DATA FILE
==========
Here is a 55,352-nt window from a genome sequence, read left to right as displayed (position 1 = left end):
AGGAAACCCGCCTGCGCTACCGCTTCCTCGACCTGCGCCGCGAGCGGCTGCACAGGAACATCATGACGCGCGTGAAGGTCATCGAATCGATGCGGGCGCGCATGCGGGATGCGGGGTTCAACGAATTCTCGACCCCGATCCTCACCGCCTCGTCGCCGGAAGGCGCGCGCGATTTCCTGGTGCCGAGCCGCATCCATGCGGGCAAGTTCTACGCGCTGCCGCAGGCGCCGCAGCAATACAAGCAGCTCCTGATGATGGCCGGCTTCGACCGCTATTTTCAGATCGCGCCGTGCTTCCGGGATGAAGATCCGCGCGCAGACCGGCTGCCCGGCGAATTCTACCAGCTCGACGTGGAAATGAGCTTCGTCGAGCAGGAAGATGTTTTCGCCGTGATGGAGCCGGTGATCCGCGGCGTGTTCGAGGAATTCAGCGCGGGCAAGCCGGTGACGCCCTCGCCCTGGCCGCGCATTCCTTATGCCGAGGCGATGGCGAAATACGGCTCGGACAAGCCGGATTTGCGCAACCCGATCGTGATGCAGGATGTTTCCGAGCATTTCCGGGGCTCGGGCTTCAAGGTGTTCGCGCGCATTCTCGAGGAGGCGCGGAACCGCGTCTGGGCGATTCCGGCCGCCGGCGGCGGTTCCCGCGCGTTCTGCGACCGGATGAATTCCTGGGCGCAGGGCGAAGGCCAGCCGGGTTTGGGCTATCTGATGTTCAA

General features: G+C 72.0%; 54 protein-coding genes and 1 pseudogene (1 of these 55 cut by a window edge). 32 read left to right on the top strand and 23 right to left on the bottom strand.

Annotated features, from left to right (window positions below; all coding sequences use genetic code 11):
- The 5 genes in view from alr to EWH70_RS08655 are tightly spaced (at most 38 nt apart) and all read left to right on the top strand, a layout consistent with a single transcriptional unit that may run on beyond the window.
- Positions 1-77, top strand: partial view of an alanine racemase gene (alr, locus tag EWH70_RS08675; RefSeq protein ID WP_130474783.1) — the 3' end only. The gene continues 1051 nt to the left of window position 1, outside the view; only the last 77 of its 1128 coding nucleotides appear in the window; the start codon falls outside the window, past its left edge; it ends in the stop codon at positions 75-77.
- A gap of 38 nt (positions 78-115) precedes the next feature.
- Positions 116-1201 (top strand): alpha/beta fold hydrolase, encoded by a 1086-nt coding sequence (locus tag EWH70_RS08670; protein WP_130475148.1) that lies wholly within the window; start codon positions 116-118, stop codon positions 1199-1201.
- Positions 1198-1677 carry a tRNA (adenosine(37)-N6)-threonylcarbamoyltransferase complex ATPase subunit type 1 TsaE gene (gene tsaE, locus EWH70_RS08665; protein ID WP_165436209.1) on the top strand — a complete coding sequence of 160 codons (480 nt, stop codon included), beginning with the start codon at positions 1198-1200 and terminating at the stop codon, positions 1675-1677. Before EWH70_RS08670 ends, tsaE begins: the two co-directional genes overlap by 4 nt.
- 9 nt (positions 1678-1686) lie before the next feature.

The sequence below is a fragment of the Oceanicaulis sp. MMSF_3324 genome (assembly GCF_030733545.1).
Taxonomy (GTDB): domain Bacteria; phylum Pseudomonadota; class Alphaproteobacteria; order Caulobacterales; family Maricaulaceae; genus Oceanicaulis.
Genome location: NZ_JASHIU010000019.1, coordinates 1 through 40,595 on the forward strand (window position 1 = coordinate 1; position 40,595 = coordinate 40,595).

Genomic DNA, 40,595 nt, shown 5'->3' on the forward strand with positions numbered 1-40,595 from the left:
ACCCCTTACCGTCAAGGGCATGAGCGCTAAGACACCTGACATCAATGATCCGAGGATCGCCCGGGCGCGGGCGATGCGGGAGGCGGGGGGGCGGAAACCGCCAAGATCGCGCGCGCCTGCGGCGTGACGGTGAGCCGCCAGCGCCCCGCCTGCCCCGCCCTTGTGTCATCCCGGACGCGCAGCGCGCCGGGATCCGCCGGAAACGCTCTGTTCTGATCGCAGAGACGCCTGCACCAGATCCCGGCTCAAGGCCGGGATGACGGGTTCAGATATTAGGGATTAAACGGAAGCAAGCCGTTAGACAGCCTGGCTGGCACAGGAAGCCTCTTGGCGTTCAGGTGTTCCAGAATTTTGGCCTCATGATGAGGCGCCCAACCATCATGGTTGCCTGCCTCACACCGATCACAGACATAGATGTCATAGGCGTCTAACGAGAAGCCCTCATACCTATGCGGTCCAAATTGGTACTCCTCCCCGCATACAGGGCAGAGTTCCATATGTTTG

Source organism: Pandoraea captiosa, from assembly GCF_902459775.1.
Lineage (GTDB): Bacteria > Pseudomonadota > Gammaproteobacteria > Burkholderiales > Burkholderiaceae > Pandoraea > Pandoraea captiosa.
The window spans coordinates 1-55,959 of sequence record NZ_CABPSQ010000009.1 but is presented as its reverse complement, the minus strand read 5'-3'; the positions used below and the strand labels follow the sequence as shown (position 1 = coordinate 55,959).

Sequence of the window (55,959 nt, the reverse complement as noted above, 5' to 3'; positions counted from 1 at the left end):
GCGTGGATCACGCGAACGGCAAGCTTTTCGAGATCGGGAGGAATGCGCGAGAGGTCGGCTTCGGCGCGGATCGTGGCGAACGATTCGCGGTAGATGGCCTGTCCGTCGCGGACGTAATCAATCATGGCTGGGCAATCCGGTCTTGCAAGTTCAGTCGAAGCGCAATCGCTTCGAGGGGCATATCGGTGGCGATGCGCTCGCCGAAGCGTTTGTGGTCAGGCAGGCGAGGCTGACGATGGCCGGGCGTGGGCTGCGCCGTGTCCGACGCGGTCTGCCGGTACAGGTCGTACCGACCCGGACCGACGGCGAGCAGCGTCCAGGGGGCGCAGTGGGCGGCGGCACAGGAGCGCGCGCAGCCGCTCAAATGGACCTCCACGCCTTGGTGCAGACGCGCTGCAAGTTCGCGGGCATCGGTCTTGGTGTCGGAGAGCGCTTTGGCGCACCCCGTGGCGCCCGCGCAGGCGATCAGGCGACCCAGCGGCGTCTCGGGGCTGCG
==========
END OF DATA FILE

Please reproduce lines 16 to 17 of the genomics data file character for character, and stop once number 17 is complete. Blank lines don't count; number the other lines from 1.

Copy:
Source organism: Pandoraea captiosa, from assembly GCF_902459775.1.
Lineage (GTDB): Bacteria > Pseudomonadota > Gammaproteobacteria > Burkholderiales > Burkholderiaceae > Pandoraea > Pandoraea captiosa.